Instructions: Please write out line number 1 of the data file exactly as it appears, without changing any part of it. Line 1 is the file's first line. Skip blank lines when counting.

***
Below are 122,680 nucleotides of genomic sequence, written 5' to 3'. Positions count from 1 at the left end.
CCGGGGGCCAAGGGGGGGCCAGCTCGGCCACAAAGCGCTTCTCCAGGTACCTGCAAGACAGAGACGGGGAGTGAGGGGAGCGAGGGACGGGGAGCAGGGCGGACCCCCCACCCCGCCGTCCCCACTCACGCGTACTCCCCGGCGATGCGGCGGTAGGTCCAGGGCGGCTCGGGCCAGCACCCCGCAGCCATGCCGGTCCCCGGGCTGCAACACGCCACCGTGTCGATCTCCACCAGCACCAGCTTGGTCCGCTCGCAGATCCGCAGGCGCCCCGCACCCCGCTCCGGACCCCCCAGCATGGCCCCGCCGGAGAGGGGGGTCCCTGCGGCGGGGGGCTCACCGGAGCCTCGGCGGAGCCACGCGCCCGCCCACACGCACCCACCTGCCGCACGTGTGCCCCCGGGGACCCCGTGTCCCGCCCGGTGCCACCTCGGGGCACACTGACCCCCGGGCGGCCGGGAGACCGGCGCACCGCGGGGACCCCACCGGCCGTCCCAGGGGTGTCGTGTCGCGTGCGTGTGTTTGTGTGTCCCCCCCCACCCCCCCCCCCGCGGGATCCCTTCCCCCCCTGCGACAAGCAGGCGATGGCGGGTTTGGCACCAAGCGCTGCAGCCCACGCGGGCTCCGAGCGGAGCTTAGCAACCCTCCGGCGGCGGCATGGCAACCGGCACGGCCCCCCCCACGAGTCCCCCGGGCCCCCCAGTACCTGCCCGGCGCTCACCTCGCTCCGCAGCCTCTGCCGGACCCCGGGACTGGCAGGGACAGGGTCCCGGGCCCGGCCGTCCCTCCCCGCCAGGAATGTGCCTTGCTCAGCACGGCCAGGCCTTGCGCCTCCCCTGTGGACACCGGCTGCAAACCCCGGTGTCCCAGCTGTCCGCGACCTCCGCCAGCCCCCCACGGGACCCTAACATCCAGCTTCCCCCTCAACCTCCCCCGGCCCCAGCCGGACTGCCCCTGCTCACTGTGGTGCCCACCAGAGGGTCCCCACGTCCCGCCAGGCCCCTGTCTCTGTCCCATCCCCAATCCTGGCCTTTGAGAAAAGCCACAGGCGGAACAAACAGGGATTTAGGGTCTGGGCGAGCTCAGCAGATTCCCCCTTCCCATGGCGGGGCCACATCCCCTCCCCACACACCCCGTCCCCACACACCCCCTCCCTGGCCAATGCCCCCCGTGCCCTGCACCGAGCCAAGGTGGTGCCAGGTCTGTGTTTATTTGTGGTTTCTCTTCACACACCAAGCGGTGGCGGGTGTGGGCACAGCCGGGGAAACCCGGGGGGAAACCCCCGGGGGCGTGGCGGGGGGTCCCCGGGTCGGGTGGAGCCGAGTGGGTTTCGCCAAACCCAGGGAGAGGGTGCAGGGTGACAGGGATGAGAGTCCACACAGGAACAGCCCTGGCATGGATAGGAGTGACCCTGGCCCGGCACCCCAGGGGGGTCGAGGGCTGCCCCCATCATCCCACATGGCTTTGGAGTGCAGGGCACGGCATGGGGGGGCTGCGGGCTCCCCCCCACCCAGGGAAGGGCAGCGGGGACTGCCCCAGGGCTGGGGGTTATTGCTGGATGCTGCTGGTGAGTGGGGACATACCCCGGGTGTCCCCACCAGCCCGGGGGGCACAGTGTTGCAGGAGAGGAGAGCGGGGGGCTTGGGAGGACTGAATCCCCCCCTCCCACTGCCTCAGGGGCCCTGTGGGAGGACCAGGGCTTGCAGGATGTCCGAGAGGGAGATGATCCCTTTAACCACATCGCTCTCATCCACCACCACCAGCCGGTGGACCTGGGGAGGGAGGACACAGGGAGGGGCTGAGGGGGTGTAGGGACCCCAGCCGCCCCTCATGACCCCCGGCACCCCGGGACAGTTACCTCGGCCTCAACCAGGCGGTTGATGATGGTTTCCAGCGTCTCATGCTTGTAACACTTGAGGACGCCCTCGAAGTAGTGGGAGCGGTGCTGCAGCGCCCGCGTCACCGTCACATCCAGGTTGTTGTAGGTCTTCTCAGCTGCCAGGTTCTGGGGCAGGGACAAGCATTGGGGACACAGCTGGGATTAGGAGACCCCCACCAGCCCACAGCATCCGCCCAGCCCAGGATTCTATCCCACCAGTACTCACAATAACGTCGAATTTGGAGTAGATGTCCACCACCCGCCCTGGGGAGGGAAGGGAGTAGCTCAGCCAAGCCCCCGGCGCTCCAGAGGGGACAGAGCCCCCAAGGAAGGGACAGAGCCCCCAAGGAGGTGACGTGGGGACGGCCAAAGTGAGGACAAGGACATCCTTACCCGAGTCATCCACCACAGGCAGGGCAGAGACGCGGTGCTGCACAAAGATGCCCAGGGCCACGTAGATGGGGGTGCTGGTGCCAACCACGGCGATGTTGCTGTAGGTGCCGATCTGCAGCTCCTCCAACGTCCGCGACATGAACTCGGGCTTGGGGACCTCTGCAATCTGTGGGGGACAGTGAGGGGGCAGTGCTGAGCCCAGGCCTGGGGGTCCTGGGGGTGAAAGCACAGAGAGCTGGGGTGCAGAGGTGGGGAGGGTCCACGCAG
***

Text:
Below are 122,680 nucleotides of genomic sequence, written 5' to 3'. Positions count from 1 at the left end.